Drivers, passengers pollute environment


Along the Harare-Mutare highway, two empty mahewu (traditional beverage) plastic containers suddenly fly out of the rear window of a top-end luxury vehicle and roll onto the side of the tarmac.

The vehicle seamlessly disappears behind a curve, heading towards its destination while the two containers lie lifelessly on the ground, waiting to be blown away into thickets of grass nearby.

From another vehicle, an empty exotic beer can whizzes out of the driver’s window and splatters the last of its contents as it hits the tarmac and rolls away into the grass.

All along this highway which teems with vehicles all year round, the sides of the tarmac are choked with an assortment of litter from beer cans, kaylite, glass bottles, cigarette butts, plastics among others, much of which is not biodegradable.

Judging from the tonnes of litter on the sides of this highway, it is not far-fetched to say that Zimbabweans do not have a culture of storing their trash before disposing of it in appropriately designated places, especially when in vehicles.

It appears that the main point of concern is to keep the inside of a vehicle clean with little to no concern that litter can end up accumulating in the environment and causing damage that can last for centuries.

“People do not have a culture of taking care of their immediate environment. As long as their vehicle is clean they’re content,” Rudo Matemba, a motorist, told NewsDay.

Besides causing an eyesore and damage to the environment, throwing trash out of the window can obstruct drivers and potentially lead to accidents. Interestingly, most public transport operators have inscriptions inside their vehicles which encourage passengers to throw litter outside.

Another motorist suggested that if caught, culprits should be heavily fined so that they can stop the habit of tossing garbage from moving vehicles.

“When people choose to throw rubbish out of their cars or from buses, it clearly shows that they’ve a disregard for the environment so they should face the full wrath of the law,” said Tanaka Chikasa.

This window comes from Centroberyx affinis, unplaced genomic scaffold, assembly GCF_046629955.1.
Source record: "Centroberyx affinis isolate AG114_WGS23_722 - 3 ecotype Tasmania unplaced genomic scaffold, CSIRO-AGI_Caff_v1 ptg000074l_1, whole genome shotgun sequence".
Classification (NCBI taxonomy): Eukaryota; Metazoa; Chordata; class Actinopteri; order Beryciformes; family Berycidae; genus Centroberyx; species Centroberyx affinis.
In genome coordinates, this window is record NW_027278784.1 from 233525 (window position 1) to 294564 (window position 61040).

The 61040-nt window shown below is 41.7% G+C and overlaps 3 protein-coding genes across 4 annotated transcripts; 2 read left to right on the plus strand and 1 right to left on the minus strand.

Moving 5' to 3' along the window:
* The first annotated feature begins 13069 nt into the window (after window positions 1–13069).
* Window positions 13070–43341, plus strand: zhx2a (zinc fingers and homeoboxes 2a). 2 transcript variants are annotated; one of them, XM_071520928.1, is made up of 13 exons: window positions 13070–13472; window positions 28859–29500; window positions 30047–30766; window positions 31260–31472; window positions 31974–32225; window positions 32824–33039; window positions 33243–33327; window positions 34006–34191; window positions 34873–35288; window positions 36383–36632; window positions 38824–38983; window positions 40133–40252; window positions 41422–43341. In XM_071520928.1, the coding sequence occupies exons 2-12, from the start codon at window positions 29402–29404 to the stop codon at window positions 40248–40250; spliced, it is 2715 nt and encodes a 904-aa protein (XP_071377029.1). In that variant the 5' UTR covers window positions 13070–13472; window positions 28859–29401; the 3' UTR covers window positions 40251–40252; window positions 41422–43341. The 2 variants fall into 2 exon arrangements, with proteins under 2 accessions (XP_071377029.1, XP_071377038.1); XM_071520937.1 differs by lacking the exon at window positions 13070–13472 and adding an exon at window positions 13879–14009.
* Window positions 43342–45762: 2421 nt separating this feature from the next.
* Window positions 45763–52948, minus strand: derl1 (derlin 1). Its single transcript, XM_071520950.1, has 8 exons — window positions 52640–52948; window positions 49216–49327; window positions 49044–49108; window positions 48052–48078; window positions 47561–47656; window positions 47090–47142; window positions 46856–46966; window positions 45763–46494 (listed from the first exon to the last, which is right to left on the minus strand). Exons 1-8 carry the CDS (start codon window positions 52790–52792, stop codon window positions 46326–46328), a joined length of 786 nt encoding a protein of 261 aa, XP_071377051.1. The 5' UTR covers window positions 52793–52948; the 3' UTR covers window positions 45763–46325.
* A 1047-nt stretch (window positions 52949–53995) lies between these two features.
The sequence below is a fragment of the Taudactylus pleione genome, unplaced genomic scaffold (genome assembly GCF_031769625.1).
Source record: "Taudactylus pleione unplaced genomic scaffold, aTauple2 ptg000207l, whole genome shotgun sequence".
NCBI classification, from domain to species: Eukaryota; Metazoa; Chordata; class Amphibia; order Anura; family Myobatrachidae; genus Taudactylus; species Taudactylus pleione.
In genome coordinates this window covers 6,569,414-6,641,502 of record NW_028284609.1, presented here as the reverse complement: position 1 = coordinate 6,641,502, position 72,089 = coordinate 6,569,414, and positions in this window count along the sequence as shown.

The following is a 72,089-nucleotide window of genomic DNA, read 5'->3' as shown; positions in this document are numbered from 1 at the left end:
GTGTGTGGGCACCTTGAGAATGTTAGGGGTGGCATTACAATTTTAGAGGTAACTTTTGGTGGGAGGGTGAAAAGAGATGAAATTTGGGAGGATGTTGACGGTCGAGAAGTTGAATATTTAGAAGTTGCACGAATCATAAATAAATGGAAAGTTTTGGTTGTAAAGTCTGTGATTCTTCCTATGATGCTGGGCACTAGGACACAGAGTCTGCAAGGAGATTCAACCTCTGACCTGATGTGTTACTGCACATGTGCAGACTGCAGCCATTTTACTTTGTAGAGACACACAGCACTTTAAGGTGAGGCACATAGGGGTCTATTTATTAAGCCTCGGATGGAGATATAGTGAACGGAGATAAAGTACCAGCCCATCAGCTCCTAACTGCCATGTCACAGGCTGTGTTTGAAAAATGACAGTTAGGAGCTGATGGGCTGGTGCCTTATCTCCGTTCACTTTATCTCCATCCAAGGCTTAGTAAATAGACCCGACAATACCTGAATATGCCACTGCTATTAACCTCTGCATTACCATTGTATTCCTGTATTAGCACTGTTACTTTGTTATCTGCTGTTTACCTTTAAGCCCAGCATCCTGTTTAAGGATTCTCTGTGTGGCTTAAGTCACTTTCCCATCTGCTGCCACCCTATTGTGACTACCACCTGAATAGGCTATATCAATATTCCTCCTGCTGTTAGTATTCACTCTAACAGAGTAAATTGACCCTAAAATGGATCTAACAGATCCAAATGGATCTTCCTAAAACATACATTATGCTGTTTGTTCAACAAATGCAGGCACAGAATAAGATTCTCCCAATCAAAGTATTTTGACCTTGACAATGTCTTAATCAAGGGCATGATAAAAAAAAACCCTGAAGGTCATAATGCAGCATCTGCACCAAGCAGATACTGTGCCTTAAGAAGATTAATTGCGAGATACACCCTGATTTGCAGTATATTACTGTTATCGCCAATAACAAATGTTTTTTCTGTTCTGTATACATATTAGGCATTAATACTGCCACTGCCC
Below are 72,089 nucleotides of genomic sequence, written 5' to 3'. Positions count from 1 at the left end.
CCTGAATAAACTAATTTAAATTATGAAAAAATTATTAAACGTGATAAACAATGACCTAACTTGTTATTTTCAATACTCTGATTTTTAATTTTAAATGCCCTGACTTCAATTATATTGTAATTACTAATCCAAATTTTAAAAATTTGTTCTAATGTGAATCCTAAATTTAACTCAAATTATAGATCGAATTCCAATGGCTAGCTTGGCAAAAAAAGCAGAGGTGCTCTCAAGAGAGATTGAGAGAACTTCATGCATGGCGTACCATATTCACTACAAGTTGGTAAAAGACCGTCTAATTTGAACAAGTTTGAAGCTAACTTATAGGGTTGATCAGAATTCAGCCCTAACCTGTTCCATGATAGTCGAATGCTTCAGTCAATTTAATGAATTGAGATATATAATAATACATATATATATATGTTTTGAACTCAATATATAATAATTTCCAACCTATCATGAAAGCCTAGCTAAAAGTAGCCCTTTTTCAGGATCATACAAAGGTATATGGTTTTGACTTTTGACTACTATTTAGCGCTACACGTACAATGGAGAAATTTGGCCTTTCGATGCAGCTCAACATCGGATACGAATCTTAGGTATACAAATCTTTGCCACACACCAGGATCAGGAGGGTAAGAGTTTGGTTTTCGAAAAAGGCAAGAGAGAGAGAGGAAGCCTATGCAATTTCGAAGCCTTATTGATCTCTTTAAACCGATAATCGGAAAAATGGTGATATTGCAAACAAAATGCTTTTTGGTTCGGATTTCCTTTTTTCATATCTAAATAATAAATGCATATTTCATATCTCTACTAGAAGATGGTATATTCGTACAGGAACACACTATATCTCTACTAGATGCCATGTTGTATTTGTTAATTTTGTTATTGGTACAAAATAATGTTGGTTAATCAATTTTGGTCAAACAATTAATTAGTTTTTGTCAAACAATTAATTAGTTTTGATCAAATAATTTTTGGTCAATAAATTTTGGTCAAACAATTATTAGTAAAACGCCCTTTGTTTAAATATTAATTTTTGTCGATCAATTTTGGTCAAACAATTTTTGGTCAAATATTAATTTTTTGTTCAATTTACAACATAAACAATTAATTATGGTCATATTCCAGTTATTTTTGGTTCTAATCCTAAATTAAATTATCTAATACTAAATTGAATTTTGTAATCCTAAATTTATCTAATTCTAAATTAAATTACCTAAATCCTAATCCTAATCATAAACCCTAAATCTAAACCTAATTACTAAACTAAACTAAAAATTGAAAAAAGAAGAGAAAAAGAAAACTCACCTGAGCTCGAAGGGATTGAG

Chikasa said that public education, particularly targeted at young people outlining the disadvantages of throwing trash out of vehicle windows, was required to stem the spreading culture.

Litter, especially plastic, poses a serious threat to wildlife. It also ends up collecting in landfills or clogs rivers and streams when it rains. According to Environment minister Francis Nhema plastics are responsible for the deaths of 5 000 animals annually, including donkeys, cattle, sheep and goats.

“Once used, most plastic bags go into rubbish dumps but they still find their way into our waterways, parks and streets because they are non-biodegradable . . . their decomposition takes up to a 1 000 years,” said Nhema.

“An ingested plastic bag remains intact even after the death and decomposition of the animal, thus it lies around on the landscape where another victim may ingest it.”

Local filmmaker Tjenesani Ntungakwa concurred that an extensive public programme is required to ensure that people stop the practice of tossing trash out of car windows.

“Certain habits change out of public awareness programmes. Take, for instance, during the cholera outbreak, the habit of washing hands after ablutions was well campaigned for, and a lot changed as a result. Ideally, the same can be done about stopping people from throwing litter out of moving vehicles,” he said.

According to Environemtnal Management Agency (EMA)’s education and publicity manager, Steady Kangata, it is illegal to throw litter out of vehicles.

“The Environment Management Agency Act of 2002 makes it an offence to throw litter out of vehicles or placing it in a non-designated place. The owner of a transport conveyance needs to ensure that no litter is thrown out of his or her transport conveyance,” he said.

He added that anyone found guilty is liable to a fine of $20, and that EMA was already arresting some people found on the wrong side of that piece of legislation.

Kangata said that it was mandatory for all passenger vehicles such as buses and kombis to have a waste bin to stop passengers from throwing trash out of windows.